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The Financial Times reports this morning that Tesco, which has run a highly effective Clubcard loyalty marketing program in the UK, plans to expand usage of the program to its US Fresh & Easy Neighborhood Market division.

The story, by the always reliable Jonathan Birchall, notes that “a loyalty programme would mark a shift in Tesco’s strategy in the US. The company originally envisaged Fresh & Easy, which it launched in 2006, as a ‘hard discount’ store focused on delivering the lowest possible price to shoppers.

“The move comes as Tesco steps up its marketing efforts in the US as it gains scale. It launched its first regional radio and newspaper advertising campaign in September.”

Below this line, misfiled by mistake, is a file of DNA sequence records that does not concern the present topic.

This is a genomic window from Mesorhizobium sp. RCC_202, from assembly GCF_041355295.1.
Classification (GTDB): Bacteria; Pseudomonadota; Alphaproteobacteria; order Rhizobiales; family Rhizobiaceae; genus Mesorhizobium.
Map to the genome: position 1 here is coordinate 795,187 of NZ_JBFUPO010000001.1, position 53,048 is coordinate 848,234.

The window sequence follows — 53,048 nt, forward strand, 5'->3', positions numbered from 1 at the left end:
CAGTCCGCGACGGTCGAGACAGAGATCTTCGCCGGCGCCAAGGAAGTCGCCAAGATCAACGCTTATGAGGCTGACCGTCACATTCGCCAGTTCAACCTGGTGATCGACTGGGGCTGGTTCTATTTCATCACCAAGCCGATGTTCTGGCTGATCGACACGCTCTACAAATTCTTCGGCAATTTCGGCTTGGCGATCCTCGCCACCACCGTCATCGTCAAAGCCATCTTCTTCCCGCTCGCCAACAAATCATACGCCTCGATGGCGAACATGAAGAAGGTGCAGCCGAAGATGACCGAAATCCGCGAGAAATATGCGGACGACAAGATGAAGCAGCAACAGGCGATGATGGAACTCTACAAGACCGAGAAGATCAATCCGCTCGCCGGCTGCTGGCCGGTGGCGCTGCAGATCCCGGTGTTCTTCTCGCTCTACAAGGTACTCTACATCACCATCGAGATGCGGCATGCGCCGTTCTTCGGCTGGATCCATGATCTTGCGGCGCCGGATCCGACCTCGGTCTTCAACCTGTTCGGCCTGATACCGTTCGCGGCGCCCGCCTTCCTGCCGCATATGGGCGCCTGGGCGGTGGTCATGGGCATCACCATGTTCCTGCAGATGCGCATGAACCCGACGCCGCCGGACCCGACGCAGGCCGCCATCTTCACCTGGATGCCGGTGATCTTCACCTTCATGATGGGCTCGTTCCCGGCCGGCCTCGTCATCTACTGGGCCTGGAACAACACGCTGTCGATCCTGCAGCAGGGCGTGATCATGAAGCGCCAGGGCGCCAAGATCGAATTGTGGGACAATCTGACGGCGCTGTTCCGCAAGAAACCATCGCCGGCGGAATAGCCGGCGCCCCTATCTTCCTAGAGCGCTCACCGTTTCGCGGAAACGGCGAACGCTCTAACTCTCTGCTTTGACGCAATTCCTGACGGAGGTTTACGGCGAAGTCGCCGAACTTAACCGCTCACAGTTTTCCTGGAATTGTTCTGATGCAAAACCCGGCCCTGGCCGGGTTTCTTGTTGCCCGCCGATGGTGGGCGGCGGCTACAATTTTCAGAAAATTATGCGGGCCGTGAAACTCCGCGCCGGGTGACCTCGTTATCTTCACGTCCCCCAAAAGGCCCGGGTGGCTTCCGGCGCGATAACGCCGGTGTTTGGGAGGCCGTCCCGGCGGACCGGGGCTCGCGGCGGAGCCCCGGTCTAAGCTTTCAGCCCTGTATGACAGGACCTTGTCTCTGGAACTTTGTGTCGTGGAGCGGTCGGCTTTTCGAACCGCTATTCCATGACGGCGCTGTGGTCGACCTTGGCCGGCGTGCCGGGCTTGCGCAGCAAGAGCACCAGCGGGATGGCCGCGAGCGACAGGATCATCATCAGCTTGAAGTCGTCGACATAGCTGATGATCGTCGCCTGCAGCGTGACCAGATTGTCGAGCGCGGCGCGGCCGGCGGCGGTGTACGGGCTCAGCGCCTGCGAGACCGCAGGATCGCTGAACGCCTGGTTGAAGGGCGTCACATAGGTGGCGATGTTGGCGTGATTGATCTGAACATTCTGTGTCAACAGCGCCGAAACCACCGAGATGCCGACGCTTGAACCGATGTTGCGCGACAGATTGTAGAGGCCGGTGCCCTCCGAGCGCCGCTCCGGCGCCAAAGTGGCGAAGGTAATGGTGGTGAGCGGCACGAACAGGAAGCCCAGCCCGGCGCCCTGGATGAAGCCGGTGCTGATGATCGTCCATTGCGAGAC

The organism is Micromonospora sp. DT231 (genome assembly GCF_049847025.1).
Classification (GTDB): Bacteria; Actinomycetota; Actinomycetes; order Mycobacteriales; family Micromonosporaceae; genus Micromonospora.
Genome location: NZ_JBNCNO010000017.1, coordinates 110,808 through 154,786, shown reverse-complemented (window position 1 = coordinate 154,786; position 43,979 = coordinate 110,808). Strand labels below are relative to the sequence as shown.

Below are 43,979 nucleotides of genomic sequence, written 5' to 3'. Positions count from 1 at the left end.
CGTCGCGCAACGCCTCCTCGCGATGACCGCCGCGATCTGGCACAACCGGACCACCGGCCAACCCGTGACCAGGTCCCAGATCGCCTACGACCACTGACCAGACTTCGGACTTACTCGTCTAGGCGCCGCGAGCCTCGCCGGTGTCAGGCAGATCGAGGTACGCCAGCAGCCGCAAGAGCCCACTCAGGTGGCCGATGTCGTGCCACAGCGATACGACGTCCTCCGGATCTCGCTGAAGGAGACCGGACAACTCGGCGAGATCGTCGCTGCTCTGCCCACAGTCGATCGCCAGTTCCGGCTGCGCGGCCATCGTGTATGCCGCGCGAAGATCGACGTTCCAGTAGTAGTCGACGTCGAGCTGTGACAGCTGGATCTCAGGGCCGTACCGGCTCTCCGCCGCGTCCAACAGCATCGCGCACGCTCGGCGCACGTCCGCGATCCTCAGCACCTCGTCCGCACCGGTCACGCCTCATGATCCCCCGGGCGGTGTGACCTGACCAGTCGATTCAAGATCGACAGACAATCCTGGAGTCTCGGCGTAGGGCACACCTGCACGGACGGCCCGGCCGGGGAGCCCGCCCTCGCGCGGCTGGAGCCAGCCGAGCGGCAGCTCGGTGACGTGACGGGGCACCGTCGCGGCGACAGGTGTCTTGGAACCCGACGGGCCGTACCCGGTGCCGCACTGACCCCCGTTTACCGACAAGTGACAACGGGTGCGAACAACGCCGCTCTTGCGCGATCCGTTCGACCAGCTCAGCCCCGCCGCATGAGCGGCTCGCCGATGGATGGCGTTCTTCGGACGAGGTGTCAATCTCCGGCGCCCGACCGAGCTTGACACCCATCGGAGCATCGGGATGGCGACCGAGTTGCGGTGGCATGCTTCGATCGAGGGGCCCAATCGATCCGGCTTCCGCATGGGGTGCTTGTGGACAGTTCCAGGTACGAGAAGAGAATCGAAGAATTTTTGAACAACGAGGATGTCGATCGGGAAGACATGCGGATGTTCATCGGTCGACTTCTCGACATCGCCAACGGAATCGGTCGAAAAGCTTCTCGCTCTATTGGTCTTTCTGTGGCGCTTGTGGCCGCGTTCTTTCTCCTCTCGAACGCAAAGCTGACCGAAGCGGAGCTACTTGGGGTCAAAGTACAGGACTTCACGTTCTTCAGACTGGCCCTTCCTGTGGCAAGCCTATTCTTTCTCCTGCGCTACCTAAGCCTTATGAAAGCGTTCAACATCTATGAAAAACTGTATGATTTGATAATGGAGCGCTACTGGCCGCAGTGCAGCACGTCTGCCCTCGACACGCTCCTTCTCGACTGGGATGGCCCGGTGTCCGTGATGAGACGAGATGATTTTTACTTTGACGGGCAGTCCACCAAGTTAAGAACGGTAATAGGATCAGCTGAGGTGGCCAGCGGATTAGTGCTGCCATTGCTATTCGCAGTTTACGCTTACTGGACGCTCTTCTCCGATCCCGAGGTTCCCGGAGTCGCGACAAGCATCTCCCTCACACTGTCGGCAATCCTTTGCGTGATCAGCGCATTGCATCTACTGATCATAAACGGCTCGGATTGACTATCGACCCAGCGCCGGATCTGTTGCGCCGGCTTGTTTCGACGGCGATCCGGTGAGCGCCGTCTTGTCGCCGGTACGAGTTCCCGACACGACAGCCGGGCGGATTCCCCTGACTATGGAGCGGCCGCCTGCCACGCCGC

The story points out that whatever Fresh & Easy does in terms of loyalty marketing, it will have to do without the considerable expertise and experience of Dunnhumby USA, the date analysis and marketing company that Tesco owns with Kroger - a retailer with which Fresh & Easy competes. Kroger has US supermarket exclusivity with Dunnhumby, and so Fresh & Easy will have to find another route to creating a program here.
KC's View:
It has always been felt here that Tesco was operating with one hand tied behind its back by not using some sort of loyalty scheme in its Fresh & Easy operations - and it was the hand that was capable of delivering the most effective punch. Dunnhumby’s expertise may not be available, but that doesn’t mean Tesco will be starting from scratch. Far from it.

Fresh & Easy has had more than its share of problems to deal with, and there remains considerable skepticism in some quarters about its ability to survive long-term. The use of a loyalty marketing scheme, however, could be a game-changer.